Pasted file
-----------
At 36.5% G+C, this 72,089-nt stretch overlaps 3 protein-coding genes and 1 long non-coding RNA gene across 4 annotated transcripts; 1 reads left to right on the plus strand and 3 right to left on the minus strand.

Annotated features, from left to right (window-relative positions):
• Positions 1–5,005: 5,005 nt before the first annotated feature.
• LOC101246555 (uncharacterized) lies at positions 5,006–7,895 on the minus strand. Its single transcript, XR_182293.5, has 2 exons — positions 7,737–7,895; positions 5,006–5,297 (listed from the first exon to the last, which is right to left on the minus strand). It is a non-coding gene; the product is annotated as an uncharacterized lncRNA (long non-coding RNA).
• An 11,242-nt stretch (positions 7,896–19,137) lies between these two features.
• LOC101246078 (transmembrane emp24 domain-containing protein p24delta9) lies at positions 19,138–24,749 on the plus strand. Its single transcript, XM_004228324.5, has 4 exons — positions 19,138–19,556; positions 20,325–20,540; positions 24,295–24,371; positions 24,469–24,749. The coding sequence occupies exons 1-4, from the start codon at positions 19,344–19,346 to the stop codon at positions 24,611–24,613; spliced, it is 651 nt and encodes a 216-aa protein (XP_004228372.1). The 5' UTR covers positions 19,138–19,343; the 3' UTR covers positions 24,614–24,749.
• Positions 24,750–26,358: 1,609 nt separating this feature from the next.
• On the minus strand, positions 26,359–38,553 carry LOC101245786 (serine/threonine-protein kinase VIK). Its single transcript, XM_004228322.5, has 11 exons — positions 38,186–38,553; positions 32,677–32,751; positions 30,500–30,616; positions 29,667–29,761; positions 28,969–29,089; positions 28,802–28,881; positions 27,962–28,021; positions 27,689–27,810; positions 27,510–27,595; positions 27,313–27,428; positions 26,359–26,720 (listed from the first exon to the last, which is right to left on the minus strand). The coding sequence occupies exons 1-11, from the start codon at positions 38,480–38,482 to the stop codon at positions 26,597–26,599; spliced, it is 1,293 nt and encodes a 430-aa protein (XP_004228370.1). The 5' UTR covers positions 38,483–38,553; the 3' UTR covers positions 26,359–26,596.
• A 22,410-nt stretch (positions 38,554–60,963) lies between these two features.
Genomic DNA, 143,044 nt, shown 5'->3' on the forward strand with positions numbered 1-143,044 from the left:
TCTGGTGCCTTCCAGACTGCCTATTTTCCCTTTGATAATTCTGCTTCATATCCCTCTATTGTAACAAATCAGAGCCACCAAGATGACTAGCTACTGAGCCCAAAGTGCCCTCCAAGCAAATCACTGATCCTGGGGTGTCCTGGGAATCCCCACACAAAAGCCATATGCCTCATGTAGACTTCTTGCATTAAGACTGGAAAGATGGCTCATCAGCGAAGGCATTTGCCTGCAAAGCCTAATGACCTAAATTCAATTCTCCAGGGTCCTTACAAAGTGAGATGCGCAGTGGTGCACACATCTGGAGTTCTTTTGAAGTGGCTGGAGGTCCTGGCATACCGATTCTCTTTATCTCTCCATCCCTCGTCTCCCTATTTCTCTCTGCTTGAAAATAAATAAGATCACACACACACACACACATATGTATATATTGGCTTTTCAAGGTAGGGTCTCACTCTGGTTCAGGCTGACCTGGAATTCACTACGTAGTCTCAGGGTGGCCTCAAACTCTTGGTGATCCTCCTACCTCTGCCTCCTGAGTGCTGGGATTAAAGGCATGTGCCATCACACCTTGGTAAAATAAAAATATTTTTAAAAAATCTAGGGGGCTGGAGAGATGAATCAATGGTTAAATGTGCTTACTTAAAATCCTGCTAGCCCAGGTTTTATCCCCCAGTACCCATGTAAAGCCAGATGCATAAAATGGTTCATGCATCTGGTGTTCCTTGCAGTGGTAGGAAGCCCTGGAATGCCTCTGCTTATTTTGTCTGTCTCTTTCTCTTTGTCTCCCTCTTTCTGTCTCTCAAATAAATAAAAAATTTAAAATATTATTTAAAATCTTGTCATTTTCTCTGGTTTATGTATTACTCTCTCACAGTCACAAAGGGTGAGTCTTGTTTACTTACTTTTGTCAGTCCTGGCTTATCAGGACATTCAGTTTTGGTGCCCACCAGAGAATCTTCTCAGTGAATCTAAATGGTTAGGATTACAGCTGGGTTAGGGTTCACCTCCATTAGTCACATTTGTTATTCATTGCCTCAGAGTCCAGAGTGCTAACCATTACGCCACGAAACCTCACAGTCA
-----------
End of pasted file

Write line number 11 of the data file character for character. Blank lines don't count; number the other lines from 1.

TCTGGTGCCTTCCAGACTGCCTATTTTCCCTTTGATAATTCTGCTTCATATCCCTCTATTGTAACAAATCAGAGCCACCAAGATGACTAGCTACTGAGCCCAAAGTGCCCTCCAAGCAAATCACTGATCCTGGGGTGTCCTGGGAATCCCCACACAAAAGCCATATGCCTCATGTAGACTTCTTGCATTAAGACTGGAAAGATGGCTCATCAGCGAAGGCATTTGCCTGCAAAGCCTAATGACCTAAATTCAATTCTCCAGGGTCCTTACAAAGTGAGATGCGCAGTGGTGCACACATCTGGAGTTCTTTTGAAGTGGCTGGAGGTCCTGGCATACCGATTCTCTTTATCTCTCCATCCCTCGTCTCCCTATTTCTCTCTGCTTGAAAATAAATAAGATCACACACACACACACACATATGTATATATTGGCTTTTCAAGGTAGGGTCTCACTCTGGTTCAGGCTGACCTGGAATTCACTACGTAGTCTCAGGGTGGCCTCAAACTCTTGGTGATCCTCCTACCTCTGCCTCCTGAGTGCTGGGATTAAAGGCATGTGCCATCACACCTTGGTAAAATAAAAATATTTTTAAAAAATCTAGGGGGCTGGAGAGATGAATCAATGGTTAAATGTGCTTACTTAAAATCCTGCTAGCCCAGGTTTTATCCCCCAGTACCCATGTAAAGCCAGATGCATAAAATGGTTCATGCATCTGGTGTTCCTTGCAGTGGTAGGAAGCCCTGGAATGCCTCTGCTTATTTTGTCTGTCTCTTTCTCTTTGTCTCCCTCTTTCTGTCTCTCAAATAAATAAAAAATTTAAAATATTATTTAAAATCTTGTCATTTTCTCTGGTTTATGTATTACTCTCTCACAGTCACAAAGGGTGAGTCTTGTTTACTTACTTTTGTCAGTCCTGGCTTATCAGGACATTCAGTTTTGGTGCCCACCAGAGAATCTTCTCAGTGAATCTAAATGGTTAGGATTACAGCTGGGTTAGGGTTCACCTCCATTAGTCACATTTGTTATTCATTGCCTCAGAGTCCAGAGTGCTAACCATTACGCCACGAAACCTCACAGTCA